Sunday, September 10, 2006

Checkmate! (?)

I figured I should throw in some actual chess content instead of just making this a personal history blog. Here are 3 of the checkmate problems I worked while on vacation. One is just for fun, and for anyone who plays the Kings Gambit is probably just a warmup:

White mates in 5

I'm guessing King's Gambit players may have even seen the above position before. If not, it's probably not a bad idea to see it now.

Unfortunately, there were some errors in the book I was using. I remember reading someone's blog that argued in favor of checkmate problems because the finality of checkmate reduces errors. This may be true, but I'll show you some errors anyhow. The first is a minor error as there is a checkmate in the problem.

This problem is listed as Black mates in 5. I spent quite some time on this one, because I kept finding mate in 4! (1. ... Rf8+ 2. Nf7 Rxf7+ 3. Kg1 (Kg2 Rf2 Kg1 Ne2) Ne2+ 4. Kg2 Rf2++). Finally I decided I wasn't missing anything and checked the solution at the back of the book. The solution went as follows: 1. ... Rf8+ 2. Kg1 Rg2 and then Ne2++ after some spite checks. There was also no mention of the move Kg2. This makes me wonder who is proofreading this stuff.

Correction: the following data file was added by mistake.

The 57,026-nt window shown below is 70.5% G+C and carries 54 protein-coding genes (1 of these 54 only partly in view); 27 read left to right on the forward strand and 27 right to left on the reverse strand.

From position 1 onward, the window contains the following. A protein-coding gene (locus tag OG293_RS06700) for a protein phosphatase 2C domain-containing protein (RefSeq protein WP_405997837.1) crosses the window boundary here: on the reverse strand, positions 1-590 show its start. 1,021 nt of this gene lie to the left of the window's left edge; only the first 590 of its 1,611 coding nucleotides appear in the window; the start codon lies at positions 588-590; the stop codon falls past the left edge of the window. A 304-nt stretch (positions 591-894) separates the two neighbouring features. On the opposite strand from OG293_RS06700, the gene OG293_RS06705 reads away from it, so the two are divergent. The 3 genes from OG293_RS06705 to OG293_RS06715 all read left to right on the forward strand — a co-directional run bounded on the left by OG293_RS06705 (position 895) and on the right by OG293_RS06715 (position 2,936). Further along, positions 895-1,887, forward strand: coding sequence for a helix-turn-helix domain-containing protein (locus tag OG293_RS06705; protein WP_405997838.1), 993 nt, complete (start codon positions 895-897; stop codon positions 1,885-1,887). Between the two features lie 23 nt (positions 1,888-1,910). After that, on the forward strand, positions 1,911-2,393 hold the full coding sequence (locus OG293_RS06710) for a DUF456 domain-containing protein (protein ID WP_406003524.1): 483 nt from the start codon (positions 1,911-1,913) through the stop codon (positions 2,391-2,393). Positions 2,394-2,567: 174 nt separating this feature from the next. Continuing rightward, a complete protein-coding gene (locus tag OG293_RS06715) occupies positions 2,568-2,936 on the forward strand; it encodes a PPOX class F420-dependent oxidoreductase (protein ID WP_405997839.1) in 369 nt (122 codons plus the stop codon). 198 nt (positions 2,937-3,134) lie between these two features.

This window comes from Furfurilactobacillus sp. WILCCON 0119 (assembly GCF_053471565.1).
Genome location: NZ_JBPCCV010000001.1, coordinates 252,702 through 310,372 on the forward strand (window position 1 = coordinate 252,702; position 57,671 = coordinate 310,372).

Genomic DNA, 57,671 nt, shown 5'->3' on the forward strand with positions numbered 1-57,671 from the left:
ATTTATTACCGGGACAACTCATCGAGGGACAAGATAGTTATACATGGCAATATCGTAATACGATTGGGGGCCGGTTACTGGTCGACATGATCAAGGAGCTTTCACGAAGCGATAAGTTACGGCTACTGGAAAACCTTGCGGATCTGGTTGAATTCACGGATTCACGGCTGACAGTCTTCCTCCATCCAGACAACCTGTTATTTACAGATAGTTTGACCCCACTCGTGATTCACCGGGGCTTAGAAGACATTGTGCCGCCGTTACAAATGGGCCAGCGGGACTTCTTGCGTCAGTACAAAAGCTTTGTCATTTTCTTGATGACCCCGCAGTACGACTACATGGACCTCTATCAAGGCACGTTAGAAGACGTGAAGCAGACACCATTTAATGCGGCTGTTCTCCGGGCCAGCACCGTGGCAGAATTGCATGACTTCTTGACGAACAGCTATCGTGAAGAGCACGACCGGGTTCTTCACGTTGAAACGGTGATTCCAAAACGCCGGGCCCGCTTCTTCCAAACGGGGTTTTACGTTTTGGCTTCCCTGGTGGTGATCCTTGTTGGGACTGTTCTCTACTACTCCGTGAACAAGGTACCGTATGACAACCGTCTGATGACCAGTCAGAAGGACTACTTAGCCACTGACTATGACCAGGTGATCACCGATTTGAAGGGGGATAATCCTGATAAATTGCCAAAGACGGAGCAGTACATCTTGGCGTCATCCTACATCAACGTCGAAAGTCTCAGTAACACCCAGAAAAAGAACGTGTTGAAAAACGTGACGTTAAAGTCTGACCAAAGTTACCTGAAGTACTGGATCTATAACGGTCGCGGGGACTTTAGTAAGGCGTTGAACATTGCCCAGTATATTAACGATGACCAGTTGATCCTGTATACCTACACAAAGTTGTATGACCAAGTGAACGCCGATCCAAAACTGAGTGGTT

This one is also listed as Black mates in 5 and this time the error is more egregious. There is no mate! It took me quite a while to convince myself of this. I tried to figure out what to do after Qxh3+ Kxh3 Ne3+ (or other knight moves) Kg3. Here it seemed white has escaped just fine. I worked pretty hard on this position until I finally gave up and looked at the solution. There is no mention of Kg3 in the solution! The book only gives Kh4, which does get mated. It turns out Kg3 is fine for white, there is no mate.

There were a couple other minor errors in the book where mate was faster than advertised, but overall, it was a useful book to take along to occasionally exercise my chess muscles while on vacation.

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At 1:22 PM, Blogger SamuraiPawn said...

Hi Loomis

Nice blog you got here. It's always nice to follow other peoples quests for real improvement in chess. Just wanted to thank you for your post and wish you all the best.


At 2:05 PM, Blogger Montse said...

Qh5 - Qf7- QD5-e5!! on fxe5 Qxe5 mates or otherwise Qf7# pretty much forced.

At 10:09 AM, Blogger Loomis said...


1. Qh5+ Ke7 2. Qf7+ Kd6 3. Qd5+ Ke7 4. e5 Qe8 and there is no immediate mate.

1. Qh5+ Ke7 2. Qf7+ Kd6 3. e5+ fxe5 4. Qd5+ Ke7 5. Qe5++
Or, 3. ... Kc6 4. Qe5+ Kb6 5. Qb5++
Or, 3. ... Kc5 4. Qe5+ Kb6 or Kb4 5. Qb5++
Or, 3. ... Kxe5 4. Qe5++


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